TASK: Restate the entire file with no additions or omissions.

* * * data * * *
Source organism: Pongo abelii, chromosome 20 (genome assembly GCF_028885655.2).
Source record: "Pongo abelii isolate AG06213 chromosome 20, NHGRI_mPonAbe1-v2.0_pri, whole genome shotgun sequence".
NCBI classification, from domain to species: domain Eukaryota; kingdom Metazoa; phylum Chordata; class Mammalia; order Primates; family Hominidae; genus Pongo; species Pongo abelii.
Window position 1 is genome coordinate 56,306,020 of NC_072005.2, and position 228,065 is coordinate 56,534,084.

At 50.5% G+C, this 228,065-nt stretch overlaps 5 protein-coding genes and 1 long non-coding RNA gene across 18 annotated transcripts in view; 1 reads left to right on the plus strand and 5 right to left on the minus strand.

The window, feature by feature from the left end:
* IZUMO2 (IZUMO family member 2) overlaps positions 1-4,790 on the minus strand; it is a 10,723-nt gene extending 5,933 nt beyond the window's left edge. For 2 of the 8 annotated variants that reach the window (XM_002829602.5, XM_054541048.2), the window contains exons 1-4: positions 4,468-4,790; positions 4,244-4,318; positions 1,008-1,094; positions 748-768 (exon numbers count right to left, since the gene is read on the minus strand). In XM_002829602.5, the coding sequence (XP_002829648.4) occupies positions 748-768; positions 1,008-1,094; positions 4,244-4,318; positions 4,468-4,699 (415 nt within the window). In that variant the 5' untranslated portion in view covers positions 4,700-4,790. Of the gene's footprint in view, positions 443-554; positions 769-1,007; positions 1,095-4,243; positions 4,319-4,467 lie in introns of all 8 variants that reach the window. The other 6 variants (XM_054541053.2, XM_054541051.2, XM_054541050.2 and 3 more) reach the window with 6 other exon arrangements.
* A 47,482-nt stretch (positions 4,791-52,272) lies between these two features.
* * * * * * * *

Source organism: Pongo abelii, chromosome 20 (genome assembly GCF_028885655.2).
Source record: "Pongo abelii isolate AG06213 chromosome 20, NHGRI_mPonAbe1-v2.0_pri, whole genome shotgun sequence".
NCBI classification, from domain to species: domain Eukaryota; kingdom Metazoa; phylum Chordata; class Mammalia; order Primates; family Hominidae; genus Pongo; species Pongo abelii.
Window position 1 is genome coordinate 56,306,020 of NC_072005.2, and position 228,065 is coordinate 56,534,084.

At 50.5% G+C, this 228,065-nt stretch overlaps 5 protein-coding genes and 1 long non-coding RNA gene across 18 annotated transcripts in view; 1 reads left to right on the plus strand and 5 right to left on the minus strand.

The window, feature by feature from the left end:
* IZUMO2 (IZUMO family member 2) overlaps positions 1-4,790 on the minus strand; it is a 10,723-nt gene extending 5,933 nt beyond the window's left edge. For 2 of the 8 annotated variants that reach the window (XM_002829602.5, XM_054541048.2), the window contains exons 1-4: positions 4,468-4,790; positions 4,244-4,318; positions 1,008-1,094; positions 748-768 (exon numbers count right to left, since the gene is read on the minus strand). In XM_002829602.5, the coding sequence (XP_002829648.4) occupies positions 748-768; positions 1,008-1,094; positions 4,244-4,318; positions 4,468-4,699 (415 nt within the window). In that variant the 5' untranslated portion in view covers positions 4,700-4,790. Of the gene's footprint in view, positions 443-554; positions 769-1,007; positions 1,095-4,243; positions 4,319-4,467 lie in introns of all 8 variants that reach the window. The other 6 variants (XM_054541053.2, XM_054541051.2, XM_054541050.2 and 3 more) reach the window with 6 other exon arrangements.
* A 47,482-nt stretch (positions 4,791-52,272) lies between these two features.